Finally approaching remote Colchis, Acastus challenges Jason's authority and engages him in a duel. Disarmed, Acastus jumps into the sea and disappears. Jason and his men land and accept an invitation from King Aeëtes to a feast. Unknown to them, Acastus has survived and warned Aeëtes of Jason's quest for their prized Golden Fleece. Aeëtes has the unwary Argonauts imprisoned, but Medea, having fallen in love with Jason, helps him and his men escape.
Meanwhile, Acastus tries to steal the Fleece, but is killed by its guardian, the Hydra. Following right behind Acastus, Jason is able to kill the beast and retrieve the gift of the gods. Aeëtes, in pursuit, sows the Hydra's teeth while praying to the goddess Hecate, producing a band of seven skeleton warriors called the Children of the Hydra's Teeth. Jason, together with Phalerus and Castor, hold off the skeletons while Medea and Argus escape back to the Argo with the Fleece. After a prolonged battle, in which his companions are killed, Jason escapes by jumping into the sea, and he, Medea, and the surviving Argonauts begin their voyage home to Thessaly. On Olympus, Zeus tells Hera that, in due time, he will call upon Jason again.
The film is one of the mythically-themed fantasies scored by Bernard Herrmann. Apart from being the composer's fourth collaboration with Ray Harryhausen (The 7th Voyage of Sinbad, The 3 Worlds of Gulliver, and Mysterious Island, made in 1958, 1960, and 1961 respectively), Herrmann also scored the science fiction films The Day the Earth Stood Still (1951) and Journey to the Center of the Earth (1959).
Contrasting with Herrmann's all-string score for Psycho, the film's soundtrack was made without a string section. This leaves the brass and percussion to perform the heroic fanfares, and the woodwinds along with additional instruments (such as the harp) to dominate in the more subtle and romantic parts.
In 1995, Intrada released a re-recording of the original score. The new version was conducted by American composer/conductor Bruce Broughton, and performed by the Sinfonia of London.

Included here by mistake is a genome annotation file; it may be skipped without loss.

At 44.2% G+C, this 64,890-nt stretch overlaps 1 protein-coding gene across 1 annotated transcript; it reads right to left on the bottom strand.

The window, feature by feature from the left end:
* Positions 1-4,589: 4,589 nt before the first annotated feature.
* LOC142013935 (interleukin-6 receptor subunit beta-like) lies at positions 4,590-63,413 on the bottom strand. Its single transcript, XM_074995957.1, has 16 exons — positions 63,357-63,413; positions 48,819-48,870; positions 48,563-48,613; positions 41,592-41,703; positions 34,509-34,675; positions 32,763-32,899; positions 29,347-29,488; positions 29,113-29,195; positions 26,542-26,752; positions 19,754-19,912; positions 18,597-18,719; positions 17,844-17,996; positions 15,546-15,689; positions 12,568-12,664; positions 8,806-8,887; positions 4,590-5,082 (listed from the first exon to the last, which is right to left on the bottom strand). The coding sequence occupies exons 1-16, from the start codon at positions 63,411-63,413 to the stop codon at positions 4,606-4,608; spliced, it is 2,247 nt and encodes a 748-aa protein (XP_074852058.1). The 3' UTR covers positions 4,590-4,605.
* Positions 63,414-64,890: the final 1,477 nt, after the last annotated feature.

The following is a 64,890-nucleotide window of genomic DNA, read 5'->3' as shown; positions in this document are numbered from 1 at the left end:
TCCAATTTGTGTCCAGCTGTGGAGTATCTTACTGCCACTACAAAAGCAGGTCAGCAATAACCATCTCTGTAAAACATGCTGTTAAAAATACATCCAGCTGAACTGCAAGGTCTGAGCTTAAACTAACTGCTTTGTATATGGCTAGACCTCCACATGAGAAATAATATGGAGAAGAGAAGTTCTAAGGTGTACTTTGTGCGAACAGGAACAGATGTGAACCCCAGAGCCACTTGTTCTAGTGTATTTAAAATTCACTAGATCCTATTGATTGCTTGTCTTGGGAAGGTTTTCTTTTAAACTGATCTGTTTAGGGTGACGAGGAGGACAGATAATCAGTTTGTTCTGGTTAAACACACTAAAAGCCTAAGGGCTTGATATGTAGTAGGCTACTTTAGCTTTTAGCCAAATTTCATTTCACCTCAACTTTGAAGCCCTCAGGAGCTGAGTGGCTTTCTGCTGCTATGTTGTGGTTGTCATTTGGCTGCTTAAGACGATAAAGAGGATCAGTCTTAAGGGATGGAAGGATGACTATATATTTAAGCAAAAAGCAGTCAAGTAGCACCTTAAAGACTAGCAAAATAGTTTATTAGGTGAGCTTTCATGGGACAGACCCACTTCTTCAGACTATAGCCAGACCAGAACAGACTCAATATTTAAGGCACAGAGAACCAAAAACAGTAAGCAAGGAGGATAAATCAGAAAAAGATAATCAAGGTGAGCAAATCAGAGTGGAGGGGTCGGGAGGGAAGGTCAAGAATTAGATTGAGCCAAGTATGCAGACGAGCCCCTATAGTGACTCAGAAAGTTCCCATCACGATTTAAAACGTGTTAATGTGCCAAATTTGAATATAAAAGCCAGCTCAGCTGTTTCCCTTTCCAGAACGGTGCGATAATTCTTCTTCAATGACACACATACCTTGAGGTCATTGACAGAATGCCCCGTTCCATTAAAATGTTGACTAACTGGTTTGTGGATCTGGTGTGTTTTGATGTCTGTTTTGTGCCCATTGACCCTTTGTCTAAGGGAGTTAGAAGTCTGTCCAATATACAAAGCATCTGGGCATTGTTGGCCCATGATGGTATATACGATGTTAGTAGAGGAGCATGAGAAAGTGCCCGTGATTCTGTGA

The film differs in some ways from the traditional telling in Greek mythology.
The film received critical acclaim and is now considered a cult film classic. It currently holds a 93% "fresh" rating at the film review aggregator website Rotten Tomatoes, based on 41 reviews, with the consensus: "Don Chaffey's Jason and the Argonauts is an outlandish, transportive piece of nostalgia whose real star is the masterful stop-motion animation work of Ray Harryhausen." In April 2004, Empire magazine ranked Talos as the second-best film monster of all time, after King Kong.
Ray Harryhausen regarded the film as his best. Previous Harryhausen films had been generally shown as part of double features in "B" theatres. Columbia was able to book it as a single feature in many "A" theatres in the United States.
At the 1992 Academy Awards, in honoring Ray Harryhausen with a lifetime-achievement award, actor Tom Hanks remarked "Some people say Casablanca or Citizen Kane. I say Jason and the Argonauts is the greatest film ever made".
Columbia released the film on Blu-ray (for regions A, B, and C) on 6 July 2010. The disc's special features include two new audio commentaries, one by Peter Jackson and Randall William Cook, and the other by Harryhausen in conversation with his biographer Tony Dalton.
The five-issue comic book miniseries Jason and the Argonauts: The Kingdom of Hades (2007) from TidalWave Productions' Ray Harryhausen Signature Series, continued the story. It was followed by Jason and the Argonauts: Final Chorus (2014).